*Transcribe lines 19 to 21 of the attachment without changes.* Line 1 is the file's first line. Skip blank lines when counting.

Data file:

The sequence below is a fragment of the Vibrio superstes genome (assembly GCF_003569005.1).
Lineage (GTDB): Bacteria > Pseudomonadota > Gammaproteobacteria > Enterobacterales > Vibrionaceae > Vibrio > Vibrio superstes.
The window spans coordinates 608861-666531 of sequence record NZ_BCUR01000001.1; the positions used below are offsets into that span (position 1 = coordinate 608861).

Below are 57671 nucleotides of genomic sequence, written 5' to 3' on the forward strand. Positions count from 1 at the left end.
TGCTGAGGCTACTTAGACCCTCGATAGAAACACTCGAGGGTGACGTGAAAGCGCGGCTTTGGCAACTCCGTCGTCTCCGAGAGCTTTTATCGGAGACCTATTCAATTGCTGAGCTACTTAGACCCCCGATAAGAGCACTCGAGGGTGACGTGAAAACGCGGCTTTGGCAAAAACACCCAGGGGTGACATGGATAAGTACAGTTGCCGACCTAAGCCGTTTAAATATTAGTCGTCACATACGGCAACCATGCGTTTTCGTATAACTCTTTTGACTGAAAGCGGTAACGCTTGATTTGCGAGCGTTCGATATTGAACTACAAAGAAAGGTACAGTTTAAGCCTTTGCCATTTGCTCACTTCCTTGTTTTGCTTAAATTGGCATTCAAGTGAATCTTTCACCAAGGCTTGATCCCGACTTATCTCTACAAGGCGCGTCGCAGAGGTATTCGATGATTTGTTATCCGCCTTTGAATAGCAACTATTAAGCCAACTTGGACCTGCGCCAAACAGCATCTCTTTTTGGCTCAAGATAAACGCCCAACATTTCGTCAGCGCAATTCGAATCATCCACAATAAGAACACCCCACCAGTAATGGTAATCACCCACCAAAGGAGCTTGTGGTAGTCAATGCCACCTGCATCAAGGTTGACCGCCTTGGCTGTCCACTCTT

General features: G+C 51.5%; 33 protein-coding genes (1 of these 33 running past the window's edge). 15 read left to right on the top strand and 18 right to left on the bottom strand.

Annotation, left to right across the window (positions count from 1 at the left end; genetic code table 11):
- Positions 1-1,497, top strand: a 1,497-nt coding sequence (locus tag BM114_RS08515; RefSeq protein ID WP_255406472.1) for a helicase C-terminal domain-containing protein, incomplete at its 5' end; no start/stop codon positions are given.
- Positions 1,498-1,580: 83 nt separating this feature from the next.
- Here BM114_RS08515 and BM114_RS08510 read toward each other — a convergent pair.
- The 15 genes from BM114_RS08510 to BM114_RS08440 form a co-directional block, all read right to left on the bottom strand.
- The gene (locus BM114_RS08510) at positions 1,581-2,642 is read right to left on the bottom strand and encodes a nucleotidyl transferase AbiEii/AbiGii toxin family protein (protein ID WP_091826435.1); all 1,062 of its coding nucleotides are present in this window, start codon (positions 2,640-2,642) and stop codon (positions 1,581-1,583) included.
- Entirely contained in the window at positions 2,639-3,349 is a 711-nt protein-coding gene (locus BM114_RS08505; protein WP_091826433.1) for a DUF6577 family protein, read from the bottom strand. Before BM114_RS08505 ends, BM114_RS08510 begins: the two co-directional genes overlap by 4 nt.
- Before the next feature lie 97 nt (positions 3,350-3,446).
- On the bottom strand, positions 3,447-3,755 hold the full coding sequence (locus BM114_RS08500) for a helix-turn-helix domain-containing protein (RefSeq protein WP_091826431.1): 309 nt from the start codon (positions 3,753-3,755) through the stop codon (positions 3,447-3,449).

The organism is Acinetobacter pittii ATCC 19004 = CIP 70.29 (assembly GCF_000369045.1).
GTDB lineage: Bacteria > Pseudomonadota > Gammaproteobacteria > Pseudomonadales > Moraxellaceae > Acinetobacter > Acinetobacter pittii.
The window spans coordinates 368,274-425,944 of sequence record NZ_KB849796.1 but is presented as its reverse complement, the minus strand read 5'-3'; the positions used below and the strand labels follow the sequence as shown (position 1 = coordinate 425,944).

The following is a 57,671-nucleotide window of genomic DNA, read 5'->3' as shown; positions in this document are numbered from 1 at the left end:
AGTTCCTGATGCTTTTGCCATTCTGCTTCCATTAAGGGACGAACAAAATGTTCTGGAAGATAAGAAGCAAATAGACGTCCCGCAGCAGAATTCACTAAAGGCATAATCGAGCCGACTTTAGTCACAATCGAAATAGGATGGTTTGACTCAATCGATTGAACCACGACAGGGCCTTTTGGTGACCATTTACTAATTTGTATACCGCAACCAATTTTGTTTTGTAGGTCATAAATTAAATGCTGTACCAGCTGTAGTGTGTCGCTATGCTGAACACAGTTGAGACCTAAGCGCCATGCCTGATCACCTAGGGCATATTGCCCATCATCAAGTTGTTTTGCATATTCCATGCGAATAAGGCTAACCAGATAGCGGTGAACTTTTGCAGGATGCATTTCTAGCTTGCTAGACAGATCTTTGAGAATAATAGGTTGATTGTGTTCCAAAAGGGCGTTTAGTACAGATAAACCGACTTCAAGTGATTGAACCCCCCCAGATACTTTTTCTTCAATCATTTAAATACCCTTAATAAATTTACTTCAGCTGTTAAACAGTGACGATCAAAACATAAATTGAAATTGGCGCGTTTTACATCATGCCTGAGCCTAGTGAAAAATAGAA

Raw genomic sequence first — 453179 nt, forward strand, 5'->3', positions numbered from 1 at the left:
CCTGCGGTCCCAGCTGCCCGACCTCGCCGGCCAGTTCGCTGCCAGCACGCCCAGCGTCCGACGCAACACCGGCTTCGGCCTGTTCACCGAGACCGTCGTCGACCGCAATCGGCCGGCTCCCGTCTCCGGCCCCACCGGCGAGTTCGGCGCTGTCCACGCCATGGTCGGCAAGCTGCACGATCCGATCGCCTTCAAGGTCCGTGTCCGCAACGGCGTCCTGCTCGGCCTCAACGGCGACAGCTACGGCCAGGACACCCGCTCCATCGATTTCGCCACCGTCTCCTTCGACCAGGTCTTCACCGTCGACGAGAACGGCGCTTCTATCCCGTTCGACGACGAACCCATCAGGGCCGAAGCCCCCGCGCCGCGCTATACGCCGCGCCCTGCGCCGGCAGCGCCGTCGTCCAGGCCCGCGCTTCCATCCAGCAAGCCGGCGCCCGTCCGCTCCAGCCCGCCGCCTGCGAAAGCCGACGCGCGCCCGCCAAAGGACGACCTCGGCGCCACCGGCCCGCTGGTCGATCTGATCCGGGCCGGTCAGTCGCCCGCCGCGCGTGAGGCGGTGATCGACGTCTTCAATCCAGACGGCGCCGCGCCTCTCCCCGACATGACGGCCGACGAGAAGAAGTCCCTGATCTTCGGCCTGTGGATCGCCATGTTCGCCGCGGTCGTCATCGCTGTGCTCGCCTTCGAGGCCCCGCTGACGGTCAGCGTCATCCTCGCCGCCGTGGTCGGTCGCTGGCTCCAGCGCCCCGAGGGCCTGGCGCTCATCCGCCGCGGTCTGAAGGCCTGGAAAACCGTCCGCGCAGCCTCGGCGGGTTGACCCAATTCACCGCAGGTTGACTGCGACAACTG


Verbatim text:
The following is a 57,671-nucleotide window of genomic DNA, read 5'->3' as shown; positions in this document are numbered from 1 at the left end:
AGTTCCTGATGCTTTTGCCATTCTGCTTCCATTAAGGGACGAACAAAATGTTCTGGAAGATAAGAAGCAAATAGACGTCCCGCAGCAGAATTCACTAAAGGCATAATCGAGCCGACTTTAGTCACAATCGAAATAGGATGGTTTGACTCAATCGATTGAACCACGACAGGGCCTTTTGGTGACCATTTACTAATTTGTATACCGCAACCAATTTTGTTTTGTAGGTCATAAATTAAATGCTGTACCAGCTGTAGTGTGTCGCTATGCTGAACACAGTTGAGACCTAAGCGCCATGCCTGATCACCTAGGGCATATTGCCCATCATCAAGTTGTTTTGCATATTCCATGCGAATAAGGCTAACCAGATAGCGGTGAACTTTTGCAGGATGCATTTCTAGCTTGCTAGACAGATCTTTGAGAATAATAGGTTGATTGTGTTCCAAAAGGGCGTTTAGTACAGATAAACCGACTTCAAGTGATTGAACCCCCCCAGATACTTTTTCTTCAATCATTTAAATACCCTTAATAAATTTACTTCAGCTGTTAAACAGTGACGATCAAAACATAAATTGAAATTGGCGCGTTTTACATCATGCCTGAGCCTAGTGAAAAATAGAA

Raw genomic sequence first — 453179 nt, forward strand, 5'->3', positions numbered from 1 at the left: